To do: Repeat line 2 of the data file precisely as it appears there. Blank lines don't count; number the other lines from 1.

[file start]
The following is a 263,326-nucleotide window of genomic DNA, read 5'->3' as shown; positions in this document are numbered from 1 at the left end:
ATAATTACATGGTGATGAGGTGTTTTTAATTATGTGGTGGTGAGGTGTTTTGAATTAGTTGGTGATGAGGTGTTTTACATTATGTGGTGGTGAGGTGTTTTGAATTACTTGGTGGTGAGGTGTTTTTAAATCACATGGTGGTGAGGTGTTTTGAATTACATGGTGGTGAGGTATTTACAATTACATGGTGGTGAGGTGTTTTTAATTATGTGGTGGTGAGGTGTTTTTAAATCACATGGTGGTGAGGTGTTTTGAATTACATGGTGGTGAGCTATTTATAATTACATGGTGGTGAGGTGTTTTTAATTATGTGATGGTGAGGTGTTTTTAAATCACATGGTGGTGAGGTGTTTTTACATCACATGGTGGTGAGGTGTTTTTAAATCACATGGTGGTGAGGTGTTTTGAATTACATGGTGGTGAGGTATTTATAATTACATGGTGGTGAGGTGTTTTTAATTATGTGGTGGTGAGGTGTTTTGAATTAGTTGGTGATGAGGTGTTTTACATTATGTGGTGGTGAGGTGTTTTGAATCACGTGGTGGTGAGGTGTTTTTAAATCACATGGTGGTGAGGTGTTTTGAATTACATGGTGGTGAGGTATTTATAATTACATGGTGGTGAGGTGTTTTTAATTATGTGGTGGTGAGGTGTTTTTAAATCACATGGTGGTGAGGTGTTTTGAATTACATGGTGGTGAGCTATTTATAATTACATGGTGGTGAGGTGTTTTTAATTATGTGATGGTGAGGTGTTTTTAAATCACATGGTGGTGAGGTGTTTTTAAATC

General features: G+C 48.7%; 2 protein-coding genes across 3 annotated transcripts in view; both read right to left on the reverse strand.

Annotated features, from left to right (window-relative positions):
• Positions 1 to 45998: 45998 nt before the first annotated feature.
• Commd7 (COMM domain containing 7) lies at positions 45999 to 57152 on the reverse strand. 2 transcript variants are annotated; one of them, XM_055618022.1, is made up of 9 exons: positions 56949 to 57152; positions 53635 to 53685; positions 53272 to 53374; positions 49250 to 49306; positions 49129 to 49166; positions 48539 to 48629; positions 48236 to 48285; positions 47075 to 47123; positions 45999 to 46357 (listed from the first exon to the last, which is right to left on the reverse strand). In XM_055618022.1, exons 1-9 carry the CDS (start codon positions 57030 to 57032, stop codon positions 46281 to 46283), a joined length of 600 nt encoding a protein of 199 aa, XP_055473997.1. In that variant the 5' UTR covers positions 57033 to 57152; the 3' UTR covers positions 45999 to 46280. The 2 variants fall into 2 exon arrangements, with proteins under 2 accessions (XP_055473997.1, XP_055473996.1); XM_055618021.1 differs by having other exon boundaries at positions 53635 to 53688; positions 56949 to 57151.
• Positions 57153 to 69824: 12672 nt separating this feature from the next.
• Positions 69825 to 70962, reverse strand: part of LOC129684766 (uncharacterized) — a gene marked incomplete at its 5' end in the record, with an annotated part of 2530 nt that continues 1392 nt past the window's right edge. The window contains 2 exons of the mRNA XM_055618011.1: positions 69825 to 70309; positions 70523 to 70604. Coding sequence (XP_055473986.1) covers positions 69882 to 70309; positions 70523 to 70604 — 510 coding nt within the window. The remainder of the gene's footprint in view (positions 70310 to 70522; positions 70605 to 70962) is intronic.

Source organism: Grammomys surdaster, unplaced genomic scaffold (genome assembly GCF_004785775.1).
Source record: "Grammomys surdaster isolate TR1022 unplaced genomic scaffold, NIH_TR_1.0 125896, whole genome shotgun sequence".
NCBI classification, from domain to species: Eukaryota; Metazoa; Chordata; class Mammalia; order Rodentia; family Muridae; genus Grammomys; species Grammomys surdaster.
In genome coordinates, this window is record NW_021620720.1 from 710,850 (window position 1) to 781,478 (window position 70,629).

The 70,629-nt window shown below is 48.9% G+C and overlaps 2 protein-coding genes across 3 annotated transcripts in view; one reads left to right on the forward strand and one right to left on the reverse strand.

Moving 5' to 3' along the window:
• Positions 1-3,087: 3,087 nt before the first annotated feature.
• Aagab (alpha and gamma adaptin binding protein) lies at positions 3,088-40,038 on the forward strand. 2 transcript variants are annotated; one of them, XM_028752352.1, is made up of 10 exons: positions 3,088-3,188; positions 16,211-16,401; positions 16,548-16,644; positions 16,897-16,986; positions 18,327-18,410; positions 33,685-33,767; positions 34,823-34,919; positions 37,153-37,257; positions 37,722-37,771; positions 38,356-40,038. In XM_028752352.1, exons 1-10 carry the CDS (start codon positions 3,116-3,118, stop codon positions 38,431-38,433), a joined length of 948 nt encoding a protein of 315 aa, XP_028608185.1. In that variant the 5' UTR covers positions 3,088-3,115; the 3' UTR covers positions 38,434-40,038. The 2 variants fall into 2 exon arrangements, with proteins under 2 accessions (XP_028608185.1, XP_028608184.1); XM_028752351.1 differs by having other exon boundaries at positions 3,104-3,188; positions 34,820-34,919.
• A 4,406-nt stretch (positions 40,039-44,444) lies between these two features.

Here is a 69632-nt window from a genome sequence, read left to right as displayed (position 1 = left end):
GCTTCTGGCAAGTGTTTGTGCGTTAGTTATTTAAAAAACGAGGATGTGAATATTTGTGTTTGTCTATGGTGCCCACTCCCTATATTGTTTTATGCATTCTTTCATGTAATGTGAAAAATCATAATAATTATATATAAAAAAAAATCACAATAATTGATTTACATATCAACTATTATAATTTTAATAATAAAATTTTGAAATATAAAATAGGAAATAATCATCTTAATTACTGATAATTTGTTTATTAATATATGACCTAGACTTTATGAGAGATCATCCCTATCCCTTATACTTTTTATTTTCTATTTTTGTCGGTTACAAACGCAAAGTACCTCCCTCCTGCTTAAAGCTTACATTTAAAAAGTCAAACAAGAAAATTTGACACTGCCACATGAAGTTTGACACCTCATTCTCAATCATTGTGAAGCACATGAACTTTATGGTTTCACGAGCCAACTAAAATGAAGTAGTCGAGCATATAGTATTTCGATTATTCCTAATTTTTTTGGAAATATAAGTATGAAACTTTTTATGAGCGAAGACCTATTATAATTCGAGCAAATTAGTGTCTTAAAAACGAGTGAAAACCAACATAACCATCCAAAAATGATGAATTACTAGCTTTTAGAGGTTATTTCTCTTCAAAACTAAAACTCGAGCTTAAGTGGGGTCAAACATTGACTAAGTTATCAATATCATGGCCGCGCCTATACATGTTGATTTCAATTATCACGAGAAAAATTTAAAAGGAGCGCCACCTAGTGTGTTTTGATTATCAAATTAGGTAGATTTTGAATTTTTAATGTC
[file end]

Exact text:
ATAATTACATGGTGATGAGGTGTTTTTAATTATGTGGTGGTGAGGTGTTTTGAATTAGTTGGTGATGAGGTGTTTTACATTATGTGGTGGTGAGGTGTTTTGAATTACTTGGTGGTGAGGTGTTTTTAAATCACATGGTGGTGAGGTGTTTTGAATTACATGGTGGTGAGGTATTTACAATTACATGGTGGTGAGGTGTTTTTAATTATGTGGTGGTGAGGTGTTTTTAAATCACATGGTGGTGAGGTGTTTTGAATTACATGGTGGTGAGCTATTTATAATTACATGGTGGTGAGGTGTTTTTAATTATGTGATGGTGAGGTGTTTTTAAATCACATGGTGGTGAGGTGTTTTTACATCACATGGTGGTGAGGTGTTTTTAAATCACATGGTGGTGAGGTGTTTTGAATTACATGGTGGTGAGGTATTTATAATTACATGGTGGTGAGGTGTTTTTAATTATGTGGTGGTGAGGTGTTTTGAATTAGTTGGTGATGAGGTGTTTTACATTATGTGGTGGTGAGGTGTTTTGAATCACGTGGTGGTGAGGTGTTTTTAAATCACATGGTGGTGAGGTGTTTTGAATTACATGGTGGTGAGGTATTTATAATTACATGGTGGTGAGGTGTTTTTAATTATGTGGTGGTGAGGTGTTTTTAAATCACATGGTGGTGAGGTGTTTTGAATTACATGGTGGTGAGCTATTTATAATTACATGGTGGTGAGGTGTTTTTAATTATGTGATGGTGAGGTGTTTTTAAATCACATGGTGGTGAGGTGTTTTTAAATC